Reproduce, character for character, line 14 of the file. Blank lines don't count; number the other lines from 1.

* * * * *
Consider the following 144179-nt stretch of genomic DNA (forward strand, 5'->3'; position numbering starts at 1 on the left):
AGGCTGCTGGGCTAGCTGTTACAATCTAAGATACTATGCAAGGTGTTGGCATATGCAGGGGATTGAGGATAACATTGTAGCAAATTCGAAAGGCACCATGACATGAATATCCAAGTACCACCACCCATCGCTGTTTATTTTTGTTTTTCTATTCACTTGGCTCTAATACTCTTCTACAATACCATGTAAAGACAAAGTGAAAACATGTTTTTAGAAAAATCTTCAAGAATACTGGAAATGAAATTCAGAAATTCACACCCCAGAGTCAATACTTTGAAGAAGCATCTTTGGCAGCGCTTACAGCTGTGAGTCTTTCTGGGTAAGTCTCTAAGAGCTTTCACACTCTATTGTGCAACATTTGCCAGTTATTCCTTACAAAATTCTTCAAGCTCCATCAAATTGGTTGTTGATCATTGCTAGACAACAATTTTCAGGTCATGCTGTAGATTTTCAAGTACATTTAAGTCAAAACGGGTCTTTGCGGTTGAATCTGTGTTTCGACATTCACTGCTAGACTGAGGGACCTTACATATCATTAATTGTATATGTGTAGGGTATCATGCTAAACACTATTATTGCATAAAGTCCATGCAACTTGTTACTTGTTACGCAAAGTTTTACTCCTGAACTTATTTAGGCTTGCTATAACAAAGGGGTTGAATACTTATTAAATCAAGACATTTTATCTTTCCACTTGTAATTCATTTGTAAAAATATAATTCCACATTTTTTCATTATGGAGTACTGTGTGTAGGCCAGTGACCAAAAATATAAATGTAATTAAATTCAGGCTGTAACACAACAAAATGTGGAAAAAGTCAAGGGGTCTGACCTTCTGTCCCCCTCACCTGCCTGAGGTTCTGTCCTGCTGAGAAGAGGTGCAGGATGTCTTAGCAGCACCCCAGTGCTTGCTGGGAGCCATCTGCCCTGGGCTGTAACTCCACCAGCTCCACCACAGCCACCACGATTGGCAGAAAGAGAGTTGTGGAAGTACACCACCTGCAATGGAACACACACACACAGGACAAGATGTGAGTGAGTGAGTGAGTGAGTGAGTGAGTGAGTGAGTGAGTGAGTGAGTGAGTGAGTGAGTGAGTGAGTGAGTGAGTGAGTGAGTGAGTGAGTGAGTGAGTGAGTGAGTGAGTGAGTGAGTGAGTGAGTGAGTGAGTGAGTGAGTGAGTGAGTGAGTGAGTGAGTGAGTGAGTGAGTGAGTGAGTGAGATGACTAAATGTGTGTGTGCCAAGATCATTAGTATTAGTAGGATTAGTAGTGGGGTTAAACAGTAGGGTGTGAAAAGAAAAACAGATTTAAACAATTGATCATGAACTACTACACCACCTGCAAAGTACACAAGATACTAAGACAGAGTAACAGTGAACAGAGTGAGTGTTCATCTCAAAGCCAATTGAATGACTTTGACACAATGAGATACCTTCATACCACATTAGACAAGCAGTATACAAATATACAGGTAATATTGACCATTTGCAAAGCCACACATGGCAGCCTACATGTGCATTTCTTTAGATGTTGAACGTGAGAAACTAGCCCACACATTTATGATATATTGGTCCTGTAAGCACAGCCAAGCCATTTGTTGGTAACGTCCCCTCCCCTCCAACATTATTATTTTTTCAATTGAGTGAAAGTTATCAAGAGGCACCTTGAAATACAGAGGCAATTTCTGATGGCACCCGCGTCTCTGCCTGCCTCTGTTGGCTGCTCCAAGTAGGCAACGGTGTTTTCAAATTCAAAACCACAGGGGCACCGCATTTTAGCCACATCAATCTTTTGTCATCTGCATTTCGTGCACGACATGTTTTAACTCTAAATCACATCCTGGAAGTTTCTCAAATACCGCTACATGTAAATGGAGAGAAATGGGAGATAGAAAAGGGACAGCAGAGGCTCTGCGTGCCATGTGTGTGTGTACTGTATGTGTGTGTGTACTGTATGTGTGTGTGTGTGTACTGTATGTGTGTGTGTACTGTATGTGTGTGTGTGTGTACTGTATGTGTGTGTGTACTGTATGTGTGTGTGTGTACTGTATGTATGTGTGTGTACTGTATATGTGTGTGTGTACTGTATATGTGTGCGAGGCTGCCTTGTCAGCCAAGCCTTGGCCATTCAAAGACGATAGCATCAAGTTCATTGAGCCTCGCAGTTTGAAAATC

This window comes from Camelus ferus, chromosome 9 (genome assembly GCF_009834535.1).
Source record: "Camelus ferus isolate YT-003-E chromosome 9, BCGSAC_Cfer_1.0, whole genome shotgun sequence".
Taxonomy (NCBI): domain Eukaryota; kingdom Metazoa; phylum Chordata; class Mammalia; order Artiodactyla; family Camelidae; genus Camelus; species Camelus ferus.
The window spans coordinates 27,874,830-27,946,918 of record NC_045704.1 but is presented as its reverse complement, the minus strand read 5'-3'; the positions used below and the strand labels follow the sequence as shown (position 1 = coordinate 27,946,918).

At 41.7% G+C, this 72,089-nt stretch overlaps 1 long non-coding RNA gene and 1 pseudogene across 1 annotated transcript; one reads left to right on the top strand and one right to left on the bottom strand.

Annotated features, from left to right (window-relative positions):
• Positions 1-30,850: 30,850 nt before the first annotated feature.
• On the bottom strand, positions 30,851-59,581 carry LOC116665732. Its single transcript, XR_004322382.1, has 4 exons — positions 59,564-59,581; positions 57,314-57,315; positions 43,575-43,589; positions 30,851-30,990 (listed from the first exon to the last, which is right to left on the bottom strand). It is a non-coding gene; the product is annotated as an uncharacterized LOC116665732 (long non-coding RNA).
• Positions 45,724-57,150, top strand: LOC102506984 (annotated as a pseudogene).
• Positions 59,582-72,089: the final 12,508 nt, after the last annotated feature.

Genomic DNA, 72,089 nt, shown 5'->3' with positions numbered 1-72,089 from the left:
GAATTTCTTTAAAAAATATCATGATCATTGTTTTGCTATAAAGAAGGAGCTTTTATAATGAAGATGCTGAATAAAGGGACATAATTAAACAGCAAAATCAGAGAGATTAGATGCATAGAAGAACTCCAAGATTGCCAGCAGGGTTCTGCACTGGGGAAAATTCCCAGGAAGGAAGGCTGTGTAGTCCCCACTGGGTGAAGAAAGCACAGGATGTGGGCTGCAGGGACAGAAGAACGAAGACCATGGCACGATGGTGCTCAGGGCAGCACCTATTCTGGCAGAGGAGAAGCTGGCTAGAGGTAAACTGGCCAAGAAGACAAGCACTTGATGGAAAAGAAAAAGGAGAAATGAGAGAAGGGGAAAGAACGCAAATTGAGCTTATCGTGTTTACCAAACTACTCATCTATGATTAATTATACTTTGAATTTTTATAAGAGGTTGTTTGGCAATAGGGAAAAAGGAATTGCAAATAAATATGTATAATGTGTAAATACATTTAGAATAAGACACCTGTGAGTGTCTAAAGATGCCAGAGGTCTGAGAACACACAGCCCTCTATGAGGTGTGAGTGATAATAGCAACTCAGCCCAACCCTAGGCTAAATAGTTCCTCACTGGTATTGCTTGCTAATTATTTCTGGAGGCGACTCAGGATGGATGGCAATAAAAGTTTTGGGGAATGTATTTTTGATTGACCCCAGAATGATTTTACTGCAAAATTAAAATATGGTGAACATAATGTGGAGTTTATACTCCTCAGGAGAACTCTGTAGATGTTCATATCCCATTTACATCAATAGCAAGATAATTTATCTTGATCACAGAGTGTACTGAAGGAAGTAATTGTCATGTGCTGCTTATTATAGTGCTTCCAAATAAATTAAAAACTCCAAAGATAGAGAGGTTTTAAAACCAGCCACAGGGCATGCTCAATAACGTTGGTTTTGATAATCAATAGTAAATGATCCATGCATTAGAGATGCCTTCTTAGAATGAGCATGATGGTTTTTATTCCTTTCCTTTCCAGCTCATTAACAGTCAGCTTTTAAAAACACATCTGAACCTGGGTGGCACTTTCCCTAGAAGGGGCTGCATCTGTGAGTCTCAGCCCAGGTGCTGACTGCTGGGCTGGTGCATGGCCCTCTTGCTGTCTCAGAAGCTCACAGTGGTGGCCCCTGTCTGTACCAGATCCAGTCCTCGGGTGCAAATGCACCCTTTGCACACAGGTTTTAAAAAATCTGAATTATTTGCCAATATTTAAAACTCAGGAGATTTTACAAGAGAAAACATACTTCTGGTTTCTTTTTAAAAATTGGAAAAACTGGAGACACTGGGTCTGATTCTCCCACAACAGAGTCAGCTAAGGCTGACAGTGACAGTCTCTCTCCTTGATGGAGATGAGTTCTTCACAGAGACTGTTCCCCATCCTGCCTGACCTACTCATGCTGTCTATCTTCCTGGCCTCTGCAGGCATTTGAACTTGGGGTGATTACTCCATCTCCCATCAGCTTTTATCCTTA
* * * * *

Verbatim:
GAATTTCTTTAAAAAATATCATGATCATTGTTTTGCTATAAAGAAGGAGCTTTTATAATGAAGATGCTGAATAAAGGGACATAATTAAACAGCAAAATCAGAGAGATTAGATGCATAGAAGAACTCCAAGATTGCCAGCAGGGTTCTGCACTGGGGAAAATTCCCAGGAAGGAAGGCTGTGTAGTCCCCACTGGGTGAAGAAAGCACAGGATGTGGGCTGCAGGGACAGAAGAACGAAGACCATGGCACGATGGTGCTCAGGGCAGCACCTATTCTGGCAGAGGAGAAGCTGGCTAGAGGTAAACTGGCCAAGAAGACAAGCACTTGATGGAAAAGAAAAAGGAGAAATGAGAGAAGGGGAAAGAACGCAAATTGAGCTTATCGTGTTTACCAAACTACTCATCTATGATTAATTATACTTTGAATTTTTATAAGAGGTTGTTTGGCAATAGGGAAAAAGGAATTGCAAATAAATATGTATAATGTGTAAATACATTTAGAATAAGACACCTGTGAGTGTCTAAAGATGCCAGAGGTCTGAGAACACACAGCCCTCTATGAGGTGTGAGTGATAATAGCAACTCAGCCCAACCCTAGGCTAAATAGTTCCTCACTGGTATTGCTTGCTAATTATTTCTGGAGGCGACTCAGGATGGATGGCAATAAAAGTTTTGGGGAATGTATTTTTGATTGACCCCAGAATGATTTTACTGCAAAATTAAAATATGGTGAACATAATGTGGAGTTTATACTCCTCAGGAGAACTCTGTAGATGTTCATATCCCATTTACATCAATAGCAAGATAATTTATCTTGATCACAGAGTGTACTGAAGGAAGTAATTGTCATGTGCTGCTTATTATAGTGCTTCCAAATAAATTAAAAACTCCAAAGATAGAGAGGTTTTAAAACCAGCCACAGGGCATGCTCAATAACGTTGGTTTTGATAATCAATAGTAAATGATCCATGCATTAGAGATGCCTTCTTAGAATGAGCATGATGGTTTTTATTCCTTTCCTTTCCAGCTCATTAACAGTCAGCTTTTAAAAACACATCTGAACCTGGGTGGCACTTTCCCTAGAAGGGGCTGCATCTGTGAGTCTCAGCCCAGGTGCTGACTGCTGGGCTGGTGCATGGCCCTCTTGCTGTCTCAGAAGCTCACAGTGGTGGCCCCTGTCTGTACCAGATCCAGTCCTCGGGTGCAAATGCACCCTTTGCACACAGGTTTTAAAAAATCTGAATTATTTGCCAATATTTAAAACTCAGGAGATTTTACAAGAGAAAACATACTTCTGGTTTCTTTTTAAAAATTGGAAAAACTGGAGACACTGGGTCTGATTCTCCCACAACAGAGTCAGCTAAGGCTGACAGTGACAGTCTCTCTCCTTGATGGAGATGAGTTCTTCACAGAGACTGTTCCCCATCCTGCCTGACCTACTCATGCTGTCTATCTTCCTGGCCTCTGCAGGCATTTGAACTTGGGGTGATTACTCCATCTCCCATCAGCTTTTATCCTTA